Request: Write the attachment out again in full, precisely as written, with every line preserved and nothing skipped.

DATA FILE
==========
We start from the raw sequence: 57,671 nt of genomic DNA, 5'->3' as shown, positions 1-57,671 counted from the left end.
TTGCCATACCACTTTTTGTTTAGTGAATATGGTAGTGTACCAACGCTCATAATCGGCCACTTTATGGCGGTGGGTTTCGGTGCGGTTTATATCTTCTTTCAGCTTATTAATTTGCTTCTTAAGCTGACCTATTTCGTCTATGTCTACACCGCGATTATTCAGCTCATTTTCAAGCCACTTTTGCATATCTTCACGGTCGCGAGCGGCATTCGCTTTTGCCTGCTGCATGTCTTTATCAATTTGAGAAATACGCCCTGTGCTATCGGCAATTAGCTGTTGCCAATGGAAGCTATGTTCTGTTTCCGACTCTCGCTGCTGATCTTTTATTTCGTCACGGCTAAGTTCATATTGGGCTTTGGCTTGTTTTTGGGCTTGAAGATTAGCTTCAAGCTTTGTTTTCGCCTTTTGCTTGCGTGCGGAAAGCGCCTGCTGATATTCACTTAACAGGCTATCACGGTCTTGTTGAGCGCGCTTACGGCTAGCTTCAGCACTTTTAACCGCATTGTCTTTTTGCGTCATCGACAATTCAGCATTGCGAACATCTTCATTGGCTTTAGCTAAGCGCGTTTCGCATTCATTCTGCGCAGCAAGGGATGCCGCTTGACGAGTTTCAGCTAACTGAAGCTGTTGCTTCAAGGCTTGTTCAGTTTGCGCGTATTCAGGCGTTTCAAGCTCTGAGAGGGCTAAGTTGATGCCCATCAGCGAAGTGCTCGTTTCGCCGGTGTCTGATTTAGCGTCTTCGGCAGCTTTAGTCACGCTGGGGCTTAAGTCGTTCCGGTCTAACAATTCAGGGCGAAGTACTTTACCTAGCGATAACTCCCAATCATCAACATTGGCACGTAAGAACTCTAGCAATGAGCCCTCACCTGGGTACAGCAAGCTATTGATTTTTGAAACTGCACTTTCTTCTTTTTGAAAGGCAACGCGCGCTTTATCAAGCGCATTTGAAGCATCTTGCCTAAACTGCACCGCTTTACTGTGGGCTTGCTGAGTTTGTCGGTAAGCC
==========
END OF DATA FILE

We start from the raw sequence: 57,671 nt of genomic DNA, 5'->3' as shown, positions 1-57,671 counted from the left end.
TTGCCATACCACTTTTTGTTTAGTGAATATGGTAGTGTACCAACGCTCATAATCGGCCACTTTATGGCGGTGGGTTTCGGTGCGGTTTATATCTTCTTTCAGCTTATTAATTTGCTTCTTAAGCTGACCTATTTCGTCTATGTCTACACCGCGATTATTCAGCTCATTTTCAAGCCACTTTTGCATATCTTCACGGTCGCGAGCGGCATTCGCTTTTGCCTGCTGCATGTCTTTATCAATTTGAGAAATACGCCCTGTGCTATCGGCAATTAGCTGTTGCCAATGGAAGCTATGTTCTGTTTCCGACTCTCGCTGCTGATCTTTTATTTCGTCACGGCTAAGTTCATATTGGGCTTTGGCTTGTTTTTGGGCTTGAAGATTAGCTTCAAGCTTTGTTTTCGCCTTTTGCTTGCGTGCGGAAAGCGCCTGCTGATATTCACTTAACAGGCTATCACGGTCTTGTTGAGCGCGCTTACGGCTAGCTTCAGCACTTTTAACCGCATTGTCTTTTTGCGTCATCGACAATTCAGCATTGCGAACATCTTCATTGGCTTTAGCTAAGCGCGTTTCGCATTCATTCTGCGCAGCAAGGGATGCCGCTTGACGAGTTTCAGCTAACTGAAGCTGTTGCTTCAAGGCTTGTTCAGTTTGCGCGTATTCAGGCGTTTCAAGCTCTGAGAGGGCTAAGTTGATGCCCATCAGCGAAGTGCTCGTTTCGCCGGTGTCTGATTTAGCGTCTTCGGCAGCTTTAGTCACGCTGGGGCTTAAGTCGTTCCGGTCTAACAATTCAGGGCGAAGTACTTTACCTAGCGATAACTCCCAATCATCAACATTGGCACGTAAGAACTCTAGCAATGAGCCCTCACCTGGGTACAGCAAGCTATTGATTTTTGAAACTGCACTTTCTTCTTTTTGAAAGGCAACGCGCGCTTTATCAAGCGCATTTGAAGCATCTTGCCTAAACTGCACCGCTTTACTGTGGGCTTGCTGAGTTTGTCGGTAAGCC